The flash PMI was unrevised in the final report for March. At 49.6 the headline index was down 0.6 points versus its final February reading and, more worryingly, back below the 50 growth threshold again.
As previously indicated, actual production rose slightly but new orders declined and growth of backlogs eased to its slowest pace so far in 2016. Employment shrank for the first time in four months and, while quite modest, at its sharpest rate in fifteen months.
Input costs fell for a seventh straight month and more quickly than in any month in the last year. Factory gate prices were also trimmed again, extending their downward run to some twenty-five months.
There is nothing really new in today's report which, if accurate, simply confirms a poor first quarter for French manufacturing activity.
The Purchasing Managers' Manufacturing Index (PMI) is based on monthly questionnaire surveys of selected companies which provide an advance indication of what is really happening in the private sector economy by tracking changes in variables such as output, new orders, stock levels, employment and prices across the manufacturing sectors.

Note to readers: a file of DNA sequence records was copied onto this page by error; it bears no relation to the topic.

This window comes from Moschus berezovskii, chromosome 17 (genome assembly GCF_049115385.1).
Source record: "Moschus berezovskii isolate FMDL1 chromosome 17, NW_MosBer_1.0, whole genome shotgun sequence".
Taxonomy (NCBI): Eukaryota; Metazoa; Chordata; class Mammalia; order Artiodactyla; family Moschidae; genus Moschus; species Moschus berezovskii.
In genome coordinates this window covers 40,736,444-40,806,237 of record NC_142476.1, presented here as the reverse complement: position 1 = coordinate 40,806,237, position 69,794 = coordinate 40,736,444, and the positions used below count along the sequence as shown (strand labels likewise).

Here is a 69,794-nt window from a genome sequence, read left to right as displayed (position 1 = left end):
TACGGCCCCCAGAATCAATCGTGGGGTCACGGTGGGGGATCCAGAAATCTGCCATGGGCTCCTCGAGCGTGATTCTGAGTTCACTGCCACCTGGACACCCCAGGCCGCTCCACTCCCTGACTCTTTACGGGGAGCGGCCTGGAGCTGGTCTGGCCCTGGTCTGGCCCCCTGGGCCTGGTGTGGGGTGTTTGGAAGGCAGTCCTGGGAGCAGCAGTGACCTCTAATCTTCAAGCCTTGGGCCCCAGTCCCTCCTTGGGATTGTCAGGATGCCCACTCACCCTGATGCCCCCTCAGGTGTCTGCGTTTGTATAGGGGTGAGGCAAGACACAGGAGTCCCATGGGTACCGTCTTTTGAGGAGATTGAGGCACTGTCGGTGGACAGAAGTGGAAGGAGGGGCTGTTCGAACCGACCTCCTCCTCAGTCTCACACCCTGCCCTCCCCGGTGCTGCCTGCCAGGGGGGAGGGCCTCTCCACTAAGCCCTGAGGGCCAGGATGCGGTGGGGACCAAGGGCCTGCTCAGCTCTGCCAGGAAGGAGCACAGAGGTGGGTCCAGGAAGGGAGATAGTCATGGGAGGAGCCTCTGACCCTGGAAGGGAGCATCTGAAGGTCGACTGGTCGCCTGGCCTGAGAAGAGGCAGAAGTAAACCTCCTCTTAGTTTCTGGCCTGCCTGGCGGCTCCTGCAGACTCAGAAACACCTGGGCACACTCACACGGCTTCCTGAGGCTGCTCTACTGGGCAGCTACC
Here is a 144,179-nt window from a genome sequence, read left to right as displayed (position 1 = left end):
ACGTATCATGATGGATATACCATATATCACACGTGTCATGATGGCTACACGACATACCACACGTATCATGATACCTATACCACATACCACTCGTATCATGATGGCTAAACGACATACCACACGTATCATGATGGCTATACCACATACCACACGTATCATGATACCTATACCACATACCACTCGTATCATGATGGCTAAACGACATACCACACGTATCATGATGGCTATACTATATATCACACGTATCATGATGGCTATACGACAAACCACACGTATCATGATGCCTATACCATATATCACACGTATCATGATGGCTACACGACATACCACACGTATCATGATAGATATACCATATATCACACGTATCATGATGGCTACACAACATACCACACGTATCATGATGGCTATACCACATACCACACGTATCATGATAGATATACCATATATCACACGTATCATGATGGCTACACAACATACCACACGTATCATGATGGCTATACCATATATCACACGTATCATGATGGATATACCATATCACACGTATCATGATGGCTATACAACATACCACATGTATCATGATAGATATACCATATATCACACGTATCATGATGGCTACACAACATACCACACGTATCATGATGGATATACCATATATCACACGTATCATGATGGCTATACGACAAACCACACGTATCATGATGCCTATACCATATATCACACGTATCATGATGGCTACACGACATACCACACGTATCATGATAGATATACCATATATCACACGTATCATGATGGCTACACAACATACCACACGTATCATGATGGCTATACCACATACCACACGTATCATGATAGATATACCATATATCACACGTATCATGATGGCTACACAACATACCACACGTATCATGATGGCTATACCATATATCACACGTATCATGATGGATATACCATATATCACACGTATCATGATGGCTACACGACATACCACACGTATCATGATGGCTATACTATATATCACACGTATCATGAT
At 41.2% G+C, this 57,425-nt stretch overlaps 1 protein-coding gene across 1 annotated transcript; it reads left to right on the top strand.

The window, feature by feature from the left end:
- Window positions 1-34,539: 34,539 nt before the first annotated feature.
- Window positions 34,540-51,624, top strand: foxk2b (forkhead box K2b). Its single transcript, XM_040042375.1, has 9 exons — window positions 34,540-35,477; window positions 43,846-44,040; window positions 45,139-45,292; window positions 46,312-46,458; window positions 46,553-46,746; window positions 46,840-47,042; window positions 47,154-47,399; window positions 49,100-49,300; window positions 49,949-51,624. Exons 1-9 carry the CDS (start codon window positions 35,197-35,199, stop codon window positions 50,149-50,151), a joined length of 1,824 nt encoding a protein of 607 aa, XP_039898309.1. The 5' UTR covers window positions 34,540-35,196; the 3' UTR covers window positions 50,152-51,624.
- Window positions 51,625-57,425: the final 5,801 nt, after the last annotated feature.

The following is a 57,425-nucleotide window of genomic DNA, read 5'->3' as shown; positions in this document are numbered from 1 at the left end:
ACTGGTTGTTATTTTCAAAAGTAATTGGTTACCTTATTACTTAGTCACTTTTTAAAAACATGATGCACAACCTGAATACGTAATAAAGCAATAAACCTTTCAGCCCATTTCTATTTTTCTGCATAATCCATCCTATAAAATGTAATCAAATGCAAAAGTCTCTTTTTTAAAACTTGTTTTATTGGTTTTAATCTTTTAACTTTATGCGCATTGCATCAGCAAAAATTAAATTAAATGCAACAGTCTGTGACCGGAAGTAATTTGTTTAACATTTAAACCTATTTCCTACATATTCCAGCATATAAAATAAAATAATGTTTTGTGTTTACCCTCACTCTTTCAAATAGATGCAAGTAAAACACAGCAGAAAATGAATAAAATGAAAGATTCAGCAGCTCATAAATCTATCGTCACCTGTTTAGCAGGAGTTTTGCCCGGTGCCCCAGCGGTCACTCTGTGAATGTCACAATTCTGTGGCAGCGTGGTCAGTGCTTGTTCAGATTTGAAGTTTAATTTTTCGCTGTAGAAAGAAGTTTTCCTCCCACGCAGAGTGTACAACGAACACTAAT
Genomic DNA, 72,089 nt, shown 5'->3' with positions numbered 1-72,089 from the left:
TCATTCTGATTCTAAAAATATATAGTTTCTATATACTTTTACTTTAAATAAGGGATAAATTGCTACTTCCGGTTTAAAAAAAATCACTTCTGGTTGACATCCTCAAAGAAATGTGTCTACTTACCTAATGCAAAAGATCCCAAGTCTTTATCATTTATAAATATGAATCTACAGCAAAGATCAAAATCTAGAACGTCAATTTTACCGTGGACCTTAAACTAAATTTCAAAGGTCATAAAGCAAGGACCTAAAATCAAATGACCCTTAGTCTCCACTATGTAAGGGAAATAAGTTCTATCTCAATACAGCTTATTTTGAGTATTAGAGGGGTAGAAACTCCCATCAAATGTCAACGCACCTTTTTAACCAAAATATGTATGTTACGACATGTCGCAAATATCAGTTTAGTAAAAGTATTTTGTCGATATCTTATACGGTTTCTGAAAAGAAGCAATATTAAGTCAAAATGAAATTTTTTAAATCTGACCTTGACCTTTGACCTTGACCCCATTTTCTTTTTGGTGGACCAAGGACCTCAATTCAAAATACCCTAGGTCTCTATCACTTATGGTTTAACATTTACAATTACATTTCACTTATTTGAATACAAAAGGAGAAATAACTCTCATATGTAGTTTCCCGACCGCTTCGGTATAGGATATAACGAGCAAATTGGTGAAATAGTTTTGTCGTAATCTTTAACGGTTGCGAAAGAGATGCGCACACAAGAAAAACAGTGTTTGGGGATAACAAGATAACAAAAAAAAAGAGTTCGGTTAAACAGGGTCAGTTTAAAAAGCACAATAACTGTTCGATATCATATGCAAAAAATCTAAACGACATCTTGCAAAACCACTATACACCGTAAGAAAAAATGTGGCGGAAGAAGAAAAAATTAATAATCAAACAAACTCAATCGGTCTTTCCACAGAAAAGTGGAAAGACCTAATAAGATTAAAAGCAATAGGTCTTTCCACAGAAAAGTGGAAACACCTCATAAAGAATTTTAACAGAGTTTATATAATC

Investors need to keep their fingers on the pulse of the economy because it dictates how various types of investments will perform. By tracking economic data such as the ISM manufacturing index in the U.S. and the Markit PMIs elsewhere, investors will know what the economic backdrop is for the various markets. The stock market likes to see healthy economic growth because that translates to higher corporate profits. The bond market prefers less rapid growth and is extremely sensitive to whether the economy is growing too quickly and causing potential inflationary pressures..
The Markit PMI manufacturing data give a detailed look at the manufacturing sector, how busy it is and where things are headed. Since the manufacturing sector is a major source of cyclical variability in the economy, this report has a big influence on the markets. And its sub-indexes provide a picture of orders, output, employment and prices.
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